My last, and perhaps the most crucial point will be concerning the "girls in bikinis" promised in the NYMag article. I know how easy it is to fall for this kind of propaganda. After all, separating truth and legend here becomes very difficult. The girls do exist. And they're pretty all right. I once walked down Avenida Santa Fe at merienda time, half-consciously estimating the number of attractive women walking in the opposite direction (I think this activity is performed by the male brain almost automatically). There were no models on the street that day, but the "attractive" proportion was something close to 50%. Let me tell you, it never gets close to this for me in New York, not even in SoHo.
But does that mean you can live your fantasy life in Buenos Aires? It depends. Perhaps the party photo from my last trip to B.A. that I chose to include in this article is going to be deliberately confusing, but I am going to vote "no" on that one. No, because you're forgetting about the other half of the population. According to my female friends from different backgrounds, (male) porteños are quite hot. Let's face it - the bikini-clad models are not just sitting there waiting to be picked up by some paunchy American expat who couldn't get laid in New York. They have all the hot Argentine guys going after them! (much more aggressively, may I add, than anything you've seen in New York). And if you think that the pretty girls are going to ignore all the heartthrobs around them and jump on you just because you have more money in your pocket... well, may be you've been living uptown for too long.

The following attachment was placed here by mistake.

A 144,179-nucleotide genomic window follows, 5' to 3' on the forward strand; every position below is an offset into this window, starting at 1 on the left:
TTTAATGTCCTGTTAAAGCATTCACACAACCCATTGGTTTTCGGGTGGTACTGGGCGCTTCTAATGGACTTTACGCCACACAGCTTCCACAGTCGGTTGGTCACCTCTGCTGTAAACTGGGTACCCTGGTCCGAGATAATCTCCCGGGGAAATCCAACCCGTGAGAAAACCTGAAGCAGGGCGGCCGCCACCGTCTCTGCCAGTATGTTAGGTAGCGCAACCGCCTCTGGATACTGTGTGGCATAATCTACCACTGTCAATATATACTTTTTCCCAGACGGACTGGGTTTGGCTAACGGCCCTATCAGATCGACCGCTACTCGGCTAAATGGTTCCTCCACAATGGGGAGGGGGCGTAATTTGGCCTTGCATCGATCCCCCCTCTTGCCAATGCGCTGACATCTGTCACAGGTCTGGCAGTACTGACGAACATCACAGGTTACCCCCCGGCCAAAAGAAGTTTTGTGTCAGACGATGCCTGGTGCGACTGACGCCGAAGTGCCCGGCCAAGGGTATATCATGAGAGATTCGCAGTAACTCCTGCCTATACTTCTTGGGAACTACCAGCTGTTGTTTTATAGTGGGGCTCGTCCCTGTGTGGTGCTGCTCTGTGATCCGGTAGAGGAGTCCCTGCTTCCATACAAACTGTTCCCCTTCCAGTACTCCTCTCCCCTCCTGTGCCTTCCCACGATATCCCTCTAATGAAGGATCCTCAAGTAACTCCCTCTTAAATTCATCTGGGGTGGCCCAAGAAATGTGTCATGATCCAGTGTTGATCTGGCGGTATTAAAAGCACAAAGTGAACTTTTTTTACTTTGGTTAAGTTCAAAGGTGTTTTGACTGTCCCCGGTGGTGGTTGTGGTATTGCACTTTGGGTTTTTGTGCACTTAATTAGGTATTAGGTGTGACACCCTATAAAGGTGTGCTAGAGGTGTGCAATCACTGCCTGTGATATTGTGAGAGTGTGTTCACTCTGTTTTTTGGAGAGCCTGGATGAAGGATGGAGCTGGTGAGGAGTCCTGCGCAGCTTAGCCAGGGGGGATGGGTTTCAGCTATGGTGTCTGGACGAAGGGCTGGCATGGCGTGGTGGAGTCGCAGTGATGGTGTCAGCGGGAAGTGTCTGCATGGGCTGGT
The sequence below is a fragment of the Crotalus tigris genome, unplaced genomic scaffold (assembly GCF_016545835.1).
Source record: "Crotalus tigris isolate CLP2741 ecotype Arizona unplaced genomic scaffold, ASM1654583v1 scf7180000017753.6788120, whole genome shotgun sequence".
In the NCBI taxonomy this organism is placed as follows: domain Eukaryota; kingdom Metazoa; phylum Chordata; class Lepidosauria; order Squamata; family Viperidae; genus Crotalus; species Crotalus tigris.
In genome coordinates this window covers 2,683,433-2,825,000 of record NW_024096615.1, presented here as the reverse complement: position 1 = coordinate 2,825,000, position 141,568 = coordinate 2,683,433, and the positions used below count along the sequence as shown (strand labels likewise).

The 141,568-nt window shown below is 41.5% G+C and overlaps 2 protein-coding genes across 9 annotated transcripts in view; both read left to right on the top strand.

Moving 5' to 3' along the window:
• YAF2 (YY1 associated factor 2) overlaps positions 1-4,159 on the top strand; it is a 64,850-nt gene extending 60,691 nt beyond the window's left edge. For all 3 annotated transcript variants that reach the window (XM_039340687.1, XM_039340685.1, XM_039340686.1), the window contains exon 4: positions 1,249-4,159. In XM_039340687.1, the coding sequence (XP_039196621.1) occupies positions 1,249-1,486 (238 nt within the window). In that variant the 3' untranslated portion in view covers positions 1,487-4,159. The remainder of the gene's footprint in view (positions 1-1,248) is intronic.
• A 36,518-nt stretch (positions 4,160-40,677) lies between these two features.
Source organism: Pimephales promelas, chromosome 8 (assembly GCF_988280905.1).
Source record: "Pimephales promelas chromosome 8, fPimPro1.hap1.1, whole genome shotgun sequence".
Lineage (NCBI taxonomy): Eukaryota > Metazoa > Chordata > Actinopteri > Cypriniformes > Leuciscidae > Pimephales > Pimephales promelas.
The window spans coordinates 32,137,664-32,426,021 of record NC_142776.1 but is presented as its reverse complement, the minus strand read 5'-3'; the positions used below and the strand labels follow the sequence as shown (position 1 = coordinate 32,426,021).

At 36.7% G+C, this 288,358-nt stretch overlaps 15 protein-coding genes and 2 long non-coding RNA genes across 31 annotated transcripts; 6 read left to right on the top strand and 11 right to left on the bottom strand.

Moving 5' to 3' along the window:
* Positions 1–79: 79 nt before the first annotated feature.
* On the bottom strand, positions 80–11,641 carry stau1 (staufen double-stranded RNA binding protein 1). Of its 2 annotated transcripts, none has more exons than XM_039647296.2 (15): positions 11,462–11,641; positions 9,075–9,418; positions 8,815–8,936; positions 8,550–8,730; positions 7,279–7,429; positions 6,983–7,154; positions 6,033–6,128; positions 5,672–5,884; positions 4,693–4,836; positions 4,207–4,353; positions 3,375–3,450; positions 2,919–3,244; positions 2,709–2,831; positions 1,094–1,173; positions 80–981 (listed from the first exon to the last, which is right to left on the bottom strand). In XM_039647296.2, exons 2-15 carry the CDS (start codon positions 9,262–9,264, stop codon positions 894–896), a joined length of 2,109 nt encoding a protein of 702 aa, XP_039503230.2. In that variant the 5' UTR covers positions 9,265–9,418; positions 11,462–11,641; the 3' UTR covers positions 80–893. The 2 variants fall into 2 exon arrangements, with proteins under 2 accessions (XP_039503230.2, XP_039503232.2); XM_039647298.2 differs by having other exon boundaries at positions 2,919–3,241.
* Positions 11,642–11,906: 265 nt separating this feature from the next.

With all that said, I do think that Buenos Aires is a great place to visit or even live in for a few years. You just have to be realistic. Today, over brunch, I proposed to the other Sitebitniks the very far-fetched idea of a Christmas vacation in B.A. and the response was cautiously positive. Granted, most of the others writing for this site are either dating steady or married, so I might end up being the one doing all the follow-up research on the bikini crowd. We'll keep you updated, of course, but heeding my own advice, I am keeping my expectations low. Always worked for me.